Your description seems to be confusing two different things. Can you show an example of what you're talking about?
(It may not be a good idea to use an ordinary kernel density estimate if your random variable is discrete.)
You can get negative $x$-values ending up with some positive density from a kernel density estimate,
simply because of the way KDEs work (and there are ways to do something about that if that's a problem - e.g. see the discussion here).
However, negative density (density<0) would be when the density is below the x-axis, not to the left of the y-axis. That doesn't happen with a correctly implemented kernel density estimate, as long as the kernel itself is non-negative.
The reason why you get negative values getting positive density follows straight from the way a kernel density estimate works.
A KDE replaces each observation $x_i$ by a little hill of probability density, of area 1/n (the kernel, centered at $x_i$), and the density estimate at a point $x_0$ is the sum of all the little density-hills (each of which is centered at one of the data points), evaluated at $x_0$.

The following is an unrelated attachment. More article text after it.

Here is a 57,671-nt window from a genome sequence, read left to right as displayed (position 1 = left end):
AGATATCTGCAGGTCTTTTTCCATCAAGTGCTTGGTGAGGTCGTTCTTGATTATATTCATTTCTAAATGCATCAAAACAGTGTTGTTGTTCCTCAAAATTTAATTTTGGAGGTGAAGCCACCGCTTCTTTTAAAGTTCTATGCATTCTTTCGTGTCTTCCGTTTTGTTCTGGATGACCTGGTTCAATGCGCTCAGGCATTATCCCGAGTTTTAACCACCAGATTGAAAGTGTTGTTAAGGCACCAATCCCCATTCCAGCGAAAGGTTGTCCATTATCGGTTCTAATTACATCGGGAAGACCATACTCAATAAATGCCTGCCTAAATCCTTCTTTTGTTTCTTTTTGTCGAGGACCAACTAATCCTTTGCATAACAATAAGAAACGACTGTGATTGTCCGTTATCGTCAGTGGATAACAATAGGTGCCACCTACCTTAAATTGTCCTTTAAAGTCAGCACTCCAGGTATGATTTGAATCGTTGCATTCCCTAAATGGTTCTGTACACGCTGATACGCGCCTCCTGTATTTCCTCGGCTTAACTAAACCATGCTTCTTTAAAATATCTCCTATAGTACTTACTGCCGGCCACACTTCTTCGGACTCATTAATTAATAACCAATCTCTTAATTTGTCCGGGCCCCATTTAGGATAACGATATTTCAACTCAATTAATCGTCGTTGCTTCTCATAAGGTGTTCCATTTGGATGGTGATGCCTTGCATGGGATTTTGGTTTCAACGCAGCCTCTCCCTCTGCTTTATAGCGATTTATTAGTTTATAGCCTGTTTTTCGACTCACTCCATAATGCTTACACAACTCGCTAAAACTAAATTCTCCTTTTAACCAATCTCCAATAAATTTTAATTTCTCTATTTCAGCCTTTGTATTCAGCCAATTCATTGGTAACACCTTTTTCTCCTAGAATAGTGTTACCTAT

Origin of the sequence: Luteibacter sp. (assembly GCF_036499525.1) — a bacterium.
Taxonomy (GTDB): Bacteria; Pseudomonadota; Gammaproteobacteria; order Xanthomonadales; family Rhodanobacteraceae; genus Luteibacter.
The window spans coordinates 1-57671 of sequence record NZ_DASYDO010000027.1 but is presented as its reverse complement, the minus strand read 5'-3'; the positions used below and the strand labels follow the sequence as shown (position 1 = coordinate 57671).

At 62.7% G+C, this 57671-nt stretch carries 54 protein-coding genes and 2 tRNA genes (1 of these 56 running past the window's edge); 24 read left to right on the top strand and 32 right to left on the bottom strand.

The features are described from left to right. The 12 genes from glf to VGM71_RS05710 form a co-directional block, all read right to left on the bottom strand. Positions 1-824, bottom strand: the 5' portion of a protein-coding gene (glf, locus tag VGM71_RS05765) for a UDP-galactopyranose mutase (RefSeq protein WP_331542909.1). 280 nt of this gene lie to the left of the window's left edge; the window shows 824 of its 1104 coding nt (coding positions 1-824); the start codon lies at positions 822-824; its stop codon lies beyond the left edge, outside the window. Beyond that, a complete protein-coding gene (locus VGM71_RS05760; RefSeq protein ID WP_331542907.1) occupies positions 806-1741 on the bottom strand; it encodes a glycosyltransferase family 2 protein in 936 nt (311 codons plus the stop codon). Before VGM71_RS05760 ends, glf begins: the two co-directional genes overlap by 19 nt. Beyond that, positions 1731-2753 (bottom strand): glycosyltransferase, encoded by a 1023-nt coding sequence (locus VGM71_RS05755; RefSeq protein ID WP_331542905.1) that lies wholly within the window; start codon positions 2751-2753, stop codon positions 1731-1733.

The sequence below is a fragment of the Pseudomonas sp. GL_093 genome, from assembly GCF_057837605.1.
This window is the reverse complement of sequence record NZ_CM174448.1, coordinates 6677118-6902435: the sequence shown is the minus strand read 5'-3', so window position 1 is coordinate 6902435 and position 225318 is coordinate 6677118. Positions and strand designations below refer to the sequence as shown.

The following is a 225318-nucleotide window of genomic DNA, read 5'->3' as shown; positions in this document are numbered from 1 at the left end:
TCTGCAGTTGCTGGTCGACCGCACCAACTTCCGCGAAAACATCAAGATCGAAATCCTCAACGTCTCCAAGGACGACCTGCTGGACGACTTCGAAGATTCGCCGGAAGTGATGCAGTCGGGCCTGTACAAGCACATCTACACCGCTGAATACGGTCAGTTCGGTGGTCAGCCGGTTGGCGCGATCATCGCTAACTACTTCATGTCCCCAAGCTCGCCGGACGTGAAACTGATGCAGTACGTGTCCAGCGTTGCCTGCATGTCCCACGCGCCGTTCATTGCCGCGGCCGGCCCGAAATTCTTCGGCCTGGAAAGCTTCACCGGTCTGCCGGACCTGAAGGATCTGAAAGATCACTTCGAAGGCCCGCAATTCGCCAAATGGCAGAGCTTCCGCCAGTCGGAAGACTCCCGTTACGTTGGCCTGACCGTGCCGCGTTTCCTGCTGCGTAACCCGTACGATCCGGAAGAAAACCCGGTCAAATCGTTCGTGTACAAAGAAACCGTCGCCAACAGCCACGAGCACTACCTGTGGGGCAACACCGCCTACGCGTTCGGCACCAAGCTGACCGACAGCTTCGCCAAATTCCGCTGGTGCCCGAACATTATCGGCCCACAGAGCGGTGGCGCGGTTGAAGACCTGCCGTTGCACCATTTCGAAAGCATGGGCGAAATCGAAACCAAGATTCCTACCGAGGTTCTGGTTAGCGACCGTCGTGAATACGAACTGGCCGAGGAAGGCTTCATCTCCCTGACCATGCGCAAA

See the description and diagrams here for further explanation of what goes on.
Now when any data point is close to 0, some of the little hill around it will be below zero. That is, some of the density will be at negative values of $x$.
If you have an exact 0, half the contribution to the density estimate will be at negative $x$'s.
Can you suggest a link which shows the values close to zero will end up to negative density and why is this so?
Sure, if you mean "positive density at negative $x$", try here.
However, the density plot in R starts from minus 100.
What's the bandwidth?
Can you show us, rather than tell us? Can you give some small sample of data with the same issues you're describing?